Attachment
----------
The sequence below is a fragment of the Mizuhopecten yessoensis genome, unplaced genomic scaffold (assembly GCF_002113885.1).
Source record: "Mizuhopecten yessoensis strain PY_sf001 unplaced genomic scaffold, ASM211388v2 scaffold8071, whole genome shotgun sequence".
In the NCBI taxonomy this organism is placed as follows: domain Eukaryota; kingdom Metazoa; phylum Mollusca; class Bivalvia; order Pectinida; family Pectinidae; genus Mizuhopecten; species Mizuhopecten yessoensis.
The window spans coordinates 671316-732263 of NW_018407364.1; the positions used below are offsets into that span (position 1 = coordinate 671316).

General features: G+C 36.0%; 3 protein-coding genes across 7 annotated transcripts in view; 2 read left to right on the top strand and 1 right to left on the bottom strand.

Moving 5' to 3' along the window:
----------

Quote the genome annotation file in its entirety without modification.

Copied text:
The sequence below is a fragment of the Mizuhopecten yessoensis genome, unplaced genomic scaffold (assembly GCF_002113885.1).
Source record: "Mizuhopecten yessoensis strain PY_sf001 unplaced genomic scaffold, ASM211388v2 scaffold8071, whole genome shotgun sequence".
In the NCBI taxonomy this organism is placed as follows: domain Eukaryota; kingdom Metazoa; phylum Mollusca; class Bivalvia; order Pectinida; family Pectinidae; genus Mizuhopecten; species Mizuhopecten yessoensis.
The window spans coordinates 671316-732263 of NW_018407364.1; the positions used below are offsets into that span (position 1 = coordinate 671316).

General features: G+C 36.0%; 3 protein-coding genes across 7 annotated transcripts in view; 2 read left to right on the top strand and 1 right to left on the bottom strand.

Moving 5' to 3' along the window: